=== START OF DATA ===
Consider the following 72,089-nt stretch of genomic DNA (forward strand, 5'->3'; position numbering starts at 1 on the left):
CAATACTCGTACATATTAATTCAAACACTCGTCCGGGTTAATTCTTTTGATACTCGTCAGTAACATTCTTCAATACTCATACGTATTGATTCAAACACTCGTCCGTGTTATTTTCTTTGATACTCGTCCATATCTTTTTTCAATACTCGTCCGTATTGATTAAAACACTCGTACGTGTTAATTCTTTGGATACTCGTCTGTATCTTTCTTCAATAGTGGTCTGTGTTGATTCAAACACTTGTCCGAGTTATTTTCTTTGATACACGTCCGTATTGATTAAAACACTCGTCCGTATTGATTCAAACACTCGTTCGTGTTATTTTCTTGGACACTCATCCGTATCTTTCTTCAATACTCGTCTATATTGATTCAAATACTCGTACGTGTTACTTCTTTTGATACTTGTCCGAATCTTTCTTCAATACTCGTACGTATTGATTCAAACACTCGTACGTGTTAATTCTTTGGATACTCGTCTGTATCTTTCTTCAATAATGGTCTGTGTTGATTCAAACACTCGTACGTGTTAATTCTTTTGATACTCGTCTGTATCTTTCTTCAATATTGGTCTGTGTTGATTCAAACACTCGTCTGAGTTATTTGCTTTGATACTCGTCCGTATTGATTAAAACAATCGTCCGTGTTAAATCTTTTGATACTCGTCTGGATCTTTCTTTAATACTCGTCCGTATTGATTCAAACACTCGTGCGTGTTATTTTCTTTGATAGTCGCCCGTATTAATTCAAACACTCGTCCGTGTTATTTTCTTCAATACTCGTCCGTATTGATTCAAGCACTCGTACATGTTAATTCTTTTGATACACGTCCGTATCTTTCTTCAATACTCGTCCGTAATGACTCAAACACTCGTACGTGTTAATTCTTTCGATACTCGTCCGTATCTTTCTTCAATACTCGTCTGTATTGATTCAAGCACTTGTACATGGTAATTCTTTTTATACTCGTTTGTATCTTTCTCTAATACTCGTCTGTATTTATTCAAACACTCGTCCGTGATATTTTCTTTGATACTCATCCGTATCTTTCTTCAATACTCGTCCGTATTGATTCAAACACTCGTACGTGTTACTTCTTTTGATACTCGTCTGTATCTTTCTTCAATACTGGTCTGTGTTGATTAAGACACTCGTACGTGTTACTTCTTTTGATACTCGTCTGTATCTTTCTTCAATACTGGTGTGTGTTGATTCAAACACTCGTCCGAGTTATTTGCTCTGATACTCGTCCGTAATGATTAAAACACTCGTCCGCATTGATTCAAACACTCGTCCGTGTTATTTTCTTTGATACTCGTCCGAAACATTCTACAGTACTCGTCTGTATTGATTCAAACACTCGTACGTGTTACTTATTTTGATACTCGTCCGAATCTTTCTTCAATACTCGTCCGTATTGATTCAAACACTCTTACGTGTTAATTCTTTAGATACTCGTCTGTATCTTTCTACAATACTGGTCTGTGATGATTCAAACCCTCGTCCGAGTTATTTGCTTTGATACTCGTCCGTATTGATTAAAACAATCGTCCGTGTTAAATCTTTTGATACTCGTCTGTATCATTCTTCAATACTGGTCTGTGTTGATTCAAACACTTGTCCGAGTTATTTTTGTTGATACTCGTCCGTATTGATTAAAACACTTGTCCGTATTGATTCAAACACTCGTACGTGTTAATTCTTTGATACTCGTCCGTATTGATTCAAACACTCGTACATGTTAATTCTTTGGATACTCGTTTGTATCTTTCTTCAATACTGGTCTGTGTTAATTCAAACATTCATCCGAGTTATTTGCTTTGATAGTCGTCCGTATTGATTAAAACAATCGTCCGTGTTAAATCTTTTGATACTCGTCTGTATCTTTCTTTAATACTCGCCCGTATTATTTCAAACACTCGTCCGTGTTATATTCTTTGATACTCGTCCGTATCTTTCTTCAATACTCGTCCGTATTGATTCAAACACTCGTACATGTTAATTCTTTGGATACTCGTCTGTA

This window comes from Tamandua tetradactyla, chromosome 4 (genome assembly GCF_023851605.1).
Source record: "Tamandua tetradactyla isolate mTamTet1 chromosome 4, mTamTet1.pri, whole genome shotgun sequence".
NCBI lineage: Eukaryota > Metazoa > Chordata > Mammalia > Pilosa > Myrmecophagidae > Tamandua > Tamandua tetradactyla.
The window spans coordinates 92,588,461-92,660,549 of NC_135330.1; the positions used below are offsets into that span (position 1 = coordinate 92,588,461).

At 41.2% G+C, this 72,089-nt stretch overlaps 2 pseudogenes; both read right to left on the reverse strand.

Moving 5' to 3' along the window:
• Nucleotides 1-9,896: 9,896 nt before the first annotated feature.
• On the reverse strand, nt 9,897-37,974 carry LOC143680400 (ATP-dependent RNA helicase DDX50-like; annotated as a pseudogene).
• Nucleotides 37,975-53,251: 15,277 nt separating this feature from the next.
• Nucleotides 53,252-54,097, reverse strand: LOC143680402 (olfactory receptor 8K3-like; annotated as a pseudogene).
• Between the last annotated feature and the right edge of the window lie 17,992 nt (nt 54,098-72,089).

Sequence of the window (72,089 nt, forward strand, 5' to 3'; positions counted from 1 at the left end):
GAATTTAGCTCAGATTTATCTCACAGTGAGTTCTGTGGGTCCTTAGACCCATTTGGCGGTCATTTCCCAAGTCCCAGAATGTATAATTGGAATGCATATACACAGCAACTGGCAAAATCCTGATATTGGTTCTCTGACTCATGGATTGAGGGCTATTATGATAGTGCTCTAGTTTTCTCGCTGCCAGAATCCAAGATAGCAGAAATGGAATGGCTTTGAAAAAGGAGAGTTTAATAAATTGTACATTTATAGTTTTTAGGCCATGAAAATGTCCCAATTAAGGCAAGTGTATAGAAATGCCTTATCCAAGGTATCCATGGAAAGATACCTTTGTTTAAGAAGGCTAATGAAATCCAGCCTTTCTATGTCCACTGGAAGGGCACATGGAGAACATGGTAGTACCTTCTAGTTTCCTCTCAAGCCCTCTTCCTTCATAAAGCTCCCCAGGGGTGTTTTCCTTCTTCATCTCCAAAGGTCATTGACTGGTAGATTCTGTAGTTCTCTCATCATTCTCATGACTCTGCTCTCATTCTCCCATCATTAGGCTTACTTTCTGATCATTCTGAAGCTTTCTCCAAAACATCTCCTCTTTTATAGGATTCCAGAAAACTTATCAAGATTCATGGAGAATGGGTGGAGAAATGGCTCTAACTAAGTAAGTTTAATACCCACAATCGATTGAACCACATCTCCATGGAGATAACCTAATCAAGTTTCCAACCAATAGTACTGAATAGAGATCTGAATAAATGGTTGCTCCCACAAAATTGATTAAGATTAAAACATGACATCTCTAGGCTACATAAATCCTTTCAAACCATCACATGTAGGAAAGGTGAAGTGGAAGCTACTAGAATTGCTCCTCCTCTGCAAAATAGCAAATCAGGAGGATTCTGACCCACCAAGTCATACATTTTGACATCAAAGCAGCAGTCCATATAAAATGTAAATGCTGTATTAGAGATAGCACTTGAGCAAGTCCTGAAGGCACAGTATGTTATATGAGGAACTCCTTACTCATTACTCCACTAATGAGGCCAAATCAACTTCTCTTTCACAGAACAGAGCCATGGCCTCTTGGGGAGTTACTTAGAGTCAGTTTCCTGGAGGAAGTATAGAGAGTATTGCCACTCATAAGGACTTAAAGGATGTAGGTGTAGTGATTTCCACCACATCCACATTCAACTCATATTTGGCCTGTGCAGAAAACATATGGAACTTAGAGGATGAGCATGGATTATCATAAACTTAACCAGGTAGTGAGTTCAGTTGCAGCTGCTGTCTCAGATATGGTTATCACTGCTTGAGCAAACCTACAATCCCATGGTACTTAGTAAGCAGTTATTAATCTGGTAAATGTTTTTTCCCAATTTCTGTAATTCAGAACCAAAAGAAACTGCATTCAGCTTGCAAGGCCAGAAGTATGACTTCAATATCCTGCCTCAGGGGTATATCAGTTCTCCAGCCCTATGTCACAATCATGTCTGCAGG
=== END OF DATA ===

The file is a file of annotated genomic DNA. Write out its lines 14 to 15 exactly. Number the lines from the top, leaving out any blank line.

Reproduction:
Sequence of the window (72,089 nt, forward strand, 5' to 3'; positions counted from 1 at the left end):
GAATTTAGCTCAGATTTATCTCACAGTGAGTTCTGTGGGTCCTTAGACCCATTTGGCGGTCATTTCCCAAGTCCCAGAATGTATAATTGGAATGCATATACACAGCAACTGGCAAAATCCTGATATTGGTTCTCTGACTCATGGATTGAGGGCTATTATGATAGTGCTCTAGTTTTCTCGCTGCCAGAATCCAAGATAGCAGAAATGGAATGGCTTTGAAAAAGGAGAGTTTAATAAATTGTACATTTATAGTTTTTAGGCCATGAAAATGTCCCAATTAAGGCAAGTGTATAGAAATGCCTTATCCAAGGTATCCATGGAAAGATACCTTTGTTTAAGAAGGCTAATGAAATCCAGCCTTTCTATGTCCACTGGAAGGGCACATGGAGAACATGGTAGTACCTTCTAGTTTCCTCTCAAGCCCTCTTCCTTCATAAAGCTCCCCAGGGGTGTTTTCCTTCTTCATCTCCAAAGGTCATTGACTGGTAGATTCTGTAGTTCTCTCATCATTCTCATGACTCTGCTCTCATTCTCCCATCATTAGGCTTACTTTCTGATCATTCTGAAGCTTTCTCCAAAACATCTCCTCTTTTATAGGATTCCAGAAAACTTATCAAGATTCATGGAGAATGGGTGGAGAAATGGCTCTAACTAAGTAAGTTTAATACCCACAATCGATTGAACCACATCTCCATGGAGATAACCTAATCAAGTTTCCAACCAATAGTACTGAATAGAGATCTGAATAAATGGTTGCTCCCACAAAATTGATTAAGATTAAAACATGACATCTCTAGGCTACATAAATCCTTTCAAACCATCACATGTAGGAAAGGTGAAGTGGAAGCTACTAGAATTGCTCCTCCTCTGCAAAATAGCAAATCAGGAGGATTCTGACCCACCAAGTCATACATTTTGACATCAAAGCAGCAGTCCATATAAAATGTAAATGCTGTATTAGAGATAGCACTTGAGCAAGTCCTGAAGGCACAGTATGTTATATGAGGAACTCCTTACTCATTACTCCACTAATGAGGCCAAATCAACTTCTCTTTCACAGAACAGAGCCATGGCCTCTTGGGGAGTTACTTAGAGTCAGTTTCCTGGAGGAAGTATAGAGAGTATTGCCACTCATAAGGACTTAAAGGATGTAGGTGTAGTGATTTCCACCACATCCACATTCAACTCATATTTGGCCTGTGCAGAAAACATATGGAACTTAGAGGATGAGCATGGATTATCATAAACTTAACCAGGTAGTGAGTTCAGTTGCAGCTGCTGTCTCAGATATGGTTATCACTGCTTGAGCAAACCTACAATCCCATGGTACTTAGTAAGCAGTTATTAATCTGGTAAATGTTTTTTCCCAATTTCTGTAATTCAGAACCAAAAGAAACTGCATTCAGCTTGCAAGGCCAGAAGTATGACTTCAATATCCTGCCTCAGGGGTATATCAGTTCTCCAGCCCTATGTCACAATCATGTCTGCAGG